The last two decades have seen significant changes in TV — from the quality of production to how it is consumed — resulting in vastly improved entertainment options. In I Like to Watch: Arguing My Way Through the TV Revolution critic Emily Nussbaum explores the television ecosystem in an anthology of essays.
Nussbaum, a Pulitzer Prize winning critic for The New Yorker, has great admiration for Buffy the Vampire Slayer, Norman Lear and The Sopranos. Topics that have recurring rolls in her essays. I found myself agreeing with her more than half of the time and questioning some of her conclusions the rest of the time. But that’s understandable, as the best critics challenge our thinking and cause us to question, or at least justify, our own preferences.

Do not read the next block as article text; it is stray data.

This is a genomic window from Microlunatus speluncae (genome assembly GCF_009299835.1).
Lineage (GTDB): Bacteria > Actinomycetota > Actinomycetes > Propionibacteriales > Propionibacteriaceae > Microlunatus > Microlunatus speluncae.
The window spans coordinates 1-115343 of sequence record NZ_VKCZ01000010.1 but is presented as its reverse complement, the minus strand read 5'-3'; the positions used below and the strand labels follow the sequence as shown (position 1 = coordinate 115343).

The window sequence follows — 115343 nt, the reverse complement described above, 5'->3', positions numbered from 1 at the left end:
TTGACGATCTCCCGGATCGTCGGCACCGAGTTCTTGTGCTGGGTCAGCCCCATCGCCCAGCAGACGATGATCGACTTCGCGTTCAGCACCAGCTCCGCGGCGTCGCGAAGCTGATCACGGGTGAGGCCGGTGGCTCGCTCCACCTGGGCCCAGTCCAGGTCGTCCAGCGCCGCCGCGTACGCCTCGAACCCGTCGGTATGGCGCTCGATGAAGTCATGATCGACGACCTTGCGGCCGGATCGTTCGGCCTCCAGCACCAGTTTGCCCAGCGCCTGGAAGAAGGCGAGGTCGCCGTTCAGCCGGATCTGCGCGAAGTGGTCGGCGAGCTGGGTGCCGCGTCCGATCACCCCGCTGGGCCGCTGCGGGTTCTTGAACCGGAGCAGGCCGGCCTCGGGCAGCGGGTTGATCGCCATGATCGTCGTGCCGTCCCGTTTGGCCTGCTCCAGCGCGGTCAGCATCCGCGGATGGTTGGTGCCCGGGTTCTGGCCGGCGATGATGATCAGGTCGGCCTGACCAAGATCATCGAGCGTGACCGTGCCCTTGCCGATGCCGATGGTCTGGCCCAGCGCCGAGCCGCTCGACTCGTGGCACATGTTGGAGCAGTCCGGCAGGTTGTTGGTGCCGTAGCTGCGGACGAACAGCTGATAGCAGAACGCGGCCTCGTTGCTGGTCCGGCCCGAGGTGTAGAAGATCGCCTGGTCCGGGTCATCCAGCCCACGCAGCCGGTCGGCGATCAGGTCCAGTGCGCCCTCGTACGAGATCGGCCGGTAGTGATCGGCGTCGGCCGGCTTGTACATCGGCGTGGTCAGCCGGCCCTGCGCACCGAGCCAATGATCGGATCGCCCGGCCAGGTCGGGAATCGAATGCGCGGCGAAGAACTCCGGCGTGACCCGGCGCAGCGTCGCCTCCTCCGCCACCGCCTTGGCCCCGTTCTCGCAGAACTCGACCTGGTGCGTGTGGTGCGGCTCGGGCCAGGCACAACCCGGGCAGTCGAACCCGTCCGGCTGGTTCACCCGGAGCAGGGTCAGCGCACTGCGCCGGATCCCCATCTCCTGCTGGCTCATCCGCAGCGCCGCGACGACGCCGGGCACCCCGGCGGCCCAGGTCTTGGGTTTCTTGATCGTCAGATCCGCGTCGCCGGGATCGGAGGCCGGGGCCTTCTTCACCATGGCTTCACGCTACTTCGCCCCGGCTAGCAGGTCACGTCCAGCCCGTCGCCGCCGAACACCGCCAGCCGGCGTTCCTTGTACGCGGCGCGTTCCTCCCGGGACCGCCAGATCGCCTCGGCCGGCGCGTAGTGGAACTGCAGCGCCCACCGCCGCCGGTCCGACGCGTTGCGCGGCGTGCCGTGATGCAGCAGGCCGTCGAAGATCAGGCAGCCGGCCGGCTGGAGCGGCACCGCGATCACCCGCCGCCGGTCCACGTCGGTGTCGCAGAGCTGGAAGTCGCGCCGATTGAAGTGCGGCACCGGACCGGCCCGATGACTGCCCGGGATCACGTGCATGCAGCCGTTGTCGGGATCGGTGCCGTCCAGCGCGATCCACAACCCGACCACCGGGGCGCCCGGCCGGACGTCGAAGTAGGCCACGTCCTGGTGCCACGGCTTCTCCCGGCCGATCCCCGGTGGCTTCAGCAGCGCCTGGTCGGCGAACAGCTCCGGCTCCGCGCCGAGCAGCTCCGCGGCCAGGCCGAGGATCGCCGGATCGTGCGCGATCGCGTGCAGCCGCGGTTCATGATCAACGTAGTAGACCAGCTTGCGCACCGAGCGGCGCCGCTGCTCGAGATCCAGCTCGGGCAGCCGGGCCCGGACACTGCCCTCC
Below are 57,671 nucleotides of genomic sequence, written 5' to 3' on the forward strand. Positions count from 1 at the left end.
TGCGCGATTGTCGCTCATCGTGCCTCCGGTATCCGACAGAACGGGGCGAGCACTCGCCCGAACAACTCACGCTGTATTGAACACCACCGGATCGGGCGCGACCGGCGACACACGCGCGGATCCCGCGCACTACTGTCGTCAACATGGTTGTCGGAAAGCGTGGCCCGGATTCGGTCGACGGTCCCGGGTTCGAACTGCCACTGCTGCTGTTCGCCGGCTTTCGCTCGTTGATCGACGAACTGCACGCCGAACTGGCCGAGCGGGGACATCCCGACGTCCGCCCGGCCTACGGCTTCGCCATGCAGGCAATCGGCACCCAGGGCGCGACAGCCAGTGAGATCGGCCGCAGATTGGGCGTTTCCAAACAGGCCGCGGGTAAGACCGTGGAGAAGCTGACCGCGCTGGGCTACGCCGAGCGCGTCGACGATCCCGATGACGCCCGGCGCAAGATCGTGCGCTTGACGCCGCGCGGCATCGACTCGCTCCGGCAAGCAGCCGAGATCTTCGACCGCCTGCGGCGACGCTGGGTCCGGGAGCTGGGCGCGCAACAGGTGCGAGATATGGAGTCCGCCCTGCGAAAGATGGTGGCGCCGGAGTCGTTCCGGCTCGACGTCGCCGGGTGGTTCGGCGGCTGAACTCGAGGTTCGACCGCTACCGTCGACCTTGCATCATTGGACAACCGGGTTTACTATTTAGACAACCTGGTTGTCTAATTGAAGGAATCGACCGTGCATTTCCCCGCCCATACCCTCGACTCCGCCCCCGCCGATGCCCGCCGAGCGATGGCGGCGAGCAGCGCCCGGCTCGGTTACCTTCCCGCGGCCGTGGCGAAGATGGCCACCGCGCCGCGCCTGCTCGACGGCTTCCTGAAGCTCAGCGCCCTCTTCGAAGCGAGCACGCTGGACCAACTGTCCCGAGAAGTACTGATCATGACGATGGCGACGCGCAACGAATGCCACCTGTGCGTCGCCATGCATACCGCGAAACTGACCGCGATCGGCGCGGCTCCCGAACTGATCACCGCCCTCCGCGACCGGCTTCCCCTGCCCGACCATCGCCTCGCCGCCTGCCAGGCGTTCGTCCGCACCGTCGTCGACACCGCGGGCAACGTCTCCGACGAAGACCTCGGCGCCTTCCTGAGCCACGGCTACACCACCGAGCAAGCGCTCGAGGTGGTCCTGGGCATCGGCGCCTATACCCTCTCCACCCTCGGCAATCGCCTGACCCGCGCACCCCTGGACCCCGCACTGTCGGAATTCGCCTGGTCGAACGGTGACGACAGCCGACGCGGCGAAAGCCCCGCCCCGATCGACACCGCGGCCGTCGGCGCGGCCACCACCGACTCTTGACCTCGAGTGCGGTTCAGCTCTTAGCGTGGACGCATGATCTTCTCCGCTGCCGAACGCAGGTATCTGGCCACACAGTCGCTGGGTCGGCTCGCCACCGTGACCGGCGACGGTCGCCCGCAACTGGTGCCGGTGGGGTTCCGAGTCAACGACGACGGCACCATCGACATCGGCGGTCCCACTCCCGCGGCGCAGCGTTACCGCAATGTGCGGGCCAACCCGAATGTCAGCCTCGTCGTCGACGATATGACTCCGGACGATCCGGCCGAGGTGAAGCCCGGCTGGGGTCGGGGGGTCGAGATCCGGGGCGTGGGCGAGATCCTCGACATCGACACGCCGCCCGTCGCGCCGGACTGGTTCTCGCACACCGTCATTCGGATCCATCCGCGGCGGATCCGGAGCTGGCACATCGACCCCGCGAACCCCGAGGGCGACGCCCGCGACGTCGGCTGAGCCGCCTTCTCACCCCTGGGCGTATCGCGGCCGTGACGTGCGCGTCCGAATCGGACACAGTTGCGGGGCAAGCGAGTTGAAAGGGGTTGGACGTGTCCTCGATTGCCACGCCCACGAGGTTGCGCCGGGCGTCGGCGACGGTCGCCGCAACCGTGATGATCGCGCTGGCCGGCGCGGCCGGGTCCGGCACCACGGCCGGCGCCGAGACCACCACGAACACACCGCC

I Like to Watch (digital galley, Random House) does read like the loose collection of essays that it is, without a unifying theme. And the collection fails to satisfyingly explore the impact streaming services have had on the quality and quantity of programs available.
If you share her sensibilities you’ll likely find yourself nodding your head in agreement as you read this book. If you don’t, you will still come away having learned something about your own preferences. But the book will help everyone become more critical and informed TV consumers.